dark but still a few lights burning

A thousand years ago. One thousand years ago our forbears lived in the so called “Dark Age.” They themselves did not think it was dark, and they were only half wrong….

…That was all to the good, in the view of those of us who are not of Saracen stock. There were other alleviations in life in the tenth-century world. Few plagues and epidemics are reported. Neglected land was brought back into cultivation, new agricultural techniques improved the yield of thin, exhausted fields. Population increased, with an increase in food production, but usually at a faster rate. The population growth and the physical and spiritual betterment of the people may be traced to a new profusion of proteins, in the form of broad beans, peas, chick peas, and lentils. Some scholars perceived a mysterious demographic pulse in the world, for a similar population explosion was also evident in China, Islam, and the Scandinavian north.

—The Codex Egberti, commissioned by Egbert, Archbishop of Trier, opens with a dedication and a portrait of the Bishop on a double page in gold and purple. Two monks at Egbert’s feet, Kerald and Heribert of the Benedictine Abby on the Island of Reichenau, present the volume to the donor. This is followed by four impressive full-page illustrations of the Evangelists, and 51 narrative pictures comprising the earliest picture cycle of the Life of Christ in the history of manuscript illumination. Some of the images have been attributed to the Master of the Registrum Gregorii.—Read More:http://www.historyofinformation.com/expanded.php?id=2039

The Western world of 1000 was fragmented, atomized; it was a bundle of localisms. England, to be sure, enjoyed a brief cohesion under Edgar the Pacific ( 959-975 ). After pledging allegiance to Edgar at Chester eight lesser kings manned the oars of his boat to row him, as coxswain, down the River Dee. But Edgar died young, and troubles aplenty awaited his successors, including Ethelred the Unready, or the Stupid.

France was a collection of baronies and dukedoms, mutually hostile, united chiefly by opposition to their king. The nominal king of France was Lothair, next to last of the line of Charlemagne; he ruled precariously only over Paris and the Ile-de-France, and hardly dared venture beyond the limits of his royal domain.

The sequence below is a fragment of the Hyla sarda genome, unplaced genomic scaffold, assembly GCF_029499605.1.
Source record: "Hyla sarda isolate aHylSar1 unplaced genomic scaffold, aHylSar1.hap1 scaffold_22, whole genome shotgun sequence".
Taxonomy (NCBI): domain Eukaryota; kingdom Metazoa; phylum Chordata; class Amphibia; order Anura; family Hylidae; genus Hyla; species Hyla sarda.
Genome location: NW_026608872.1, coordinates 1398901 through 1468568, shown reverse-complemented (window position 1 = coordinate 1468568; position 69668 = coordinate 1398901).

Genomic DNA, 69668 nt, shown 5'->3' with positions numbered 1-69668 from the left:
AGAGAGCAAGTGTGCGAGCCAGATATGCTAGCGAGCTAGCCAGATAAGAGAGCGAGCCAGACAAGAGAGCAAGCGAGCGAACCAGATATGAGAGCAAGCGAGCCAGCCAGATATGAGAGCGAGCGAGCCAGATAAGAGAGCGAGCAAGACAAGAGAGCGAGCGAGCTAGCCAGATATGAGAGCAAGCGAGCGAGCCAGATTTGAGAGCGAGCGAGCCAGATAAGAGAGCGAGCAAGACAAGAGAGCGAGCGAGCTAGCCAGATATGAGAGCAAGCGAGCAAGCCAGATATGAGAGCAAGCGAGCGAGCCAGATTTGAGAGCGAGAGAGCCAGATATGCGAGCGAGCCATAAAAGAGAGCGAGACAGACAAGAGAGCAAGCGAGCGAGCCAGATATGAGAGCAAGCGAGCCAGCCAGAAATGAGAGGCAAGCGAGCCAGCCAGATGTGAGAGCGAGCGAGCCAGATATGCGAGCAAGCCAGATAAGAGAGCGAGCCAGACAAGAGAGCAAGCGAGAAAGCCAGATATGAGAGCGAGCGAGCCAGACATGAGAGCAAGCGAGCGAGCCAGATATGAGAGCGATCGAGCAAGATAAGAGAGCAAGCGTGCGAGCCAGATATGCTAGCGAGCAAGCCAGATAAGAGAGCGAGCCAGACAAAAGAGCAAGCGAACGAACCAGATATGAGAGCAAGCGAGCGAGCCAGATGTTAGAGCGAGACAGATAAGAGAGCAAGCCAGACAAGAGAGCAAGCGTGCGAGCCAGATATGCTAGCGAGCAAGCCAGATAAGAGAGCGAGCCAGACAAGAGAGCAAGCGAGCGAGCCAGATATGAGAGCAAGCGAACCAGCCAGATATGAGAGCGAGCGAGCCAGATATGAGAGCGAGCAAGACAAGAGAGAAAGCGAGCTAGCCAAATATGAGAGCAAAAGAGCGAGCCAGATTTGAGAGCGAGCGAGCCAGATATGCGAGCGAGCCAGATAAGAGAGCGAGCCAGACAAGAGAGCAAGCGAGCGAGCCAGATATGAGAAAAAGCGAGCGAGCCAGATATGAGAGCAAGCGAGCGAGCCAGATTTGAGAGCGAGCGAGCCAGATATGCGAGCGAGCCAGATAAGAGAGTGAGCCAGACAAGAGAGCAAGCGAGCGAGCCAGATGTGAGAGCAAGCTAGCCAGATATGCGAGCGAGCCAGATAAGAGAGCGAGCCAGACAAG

—Issued in portfolio. This eleventh-century manuscript of the text of the Apocalypse includes the earliest version of the commentary by the eighth-century Spanish monk Beatus. Beatus of Liebana (d.798) wrote a commentary on the Apocalypse, the final book of the New Testament, and it became important throughout Europe. Many copies of Beatus’ commentary have survived, suggesting its popularity and influence in the medieval times. The influence of the Spanish Beatus manuscripts is clear in this example, a mid-eleventh century French Beatus The tradition of manuscript illumination which would evolved in Spain in the 10th and 11th centuries was often based on reproducing the commentary on the Book of Revelation. The Beatus text was regarded as a symbol of Christian resistance to the Muslim Arabs who dominated much of the Iberian Peninsula in the early Middle Ages. —Read More:http://speccoll.library.arizona.edu/exhibits/illuman/11_02.html

Italy was a power vacuum. The north was a congeries of nearly independent city-states, imperial fiefs, bishoprics wielding temporal rule. Rome and the surrounding Papal States were the property of the Church Calabria, Apulia, and the south belonged to the Eastern Empire, Sicily to Islam.

Only in Germany was there a national unity, under Otto I, properly termed the Great. Duke of the Saxons and King of the East Franks, he checked the invading Hungarians, Slavs and Danes, fostered the Christian faith, and made alliance with Byzantium. In 962 he revived the Roman Empire, with himself as emperor. In 973, his son Otto II became emperor. But his empire was a hollow thing; it had no imperial administration and little control over the mighty dukes,barons, and prelates of Germany. As yet it occurred to no one to call the new Roman Empire holy. ( to be continued)…


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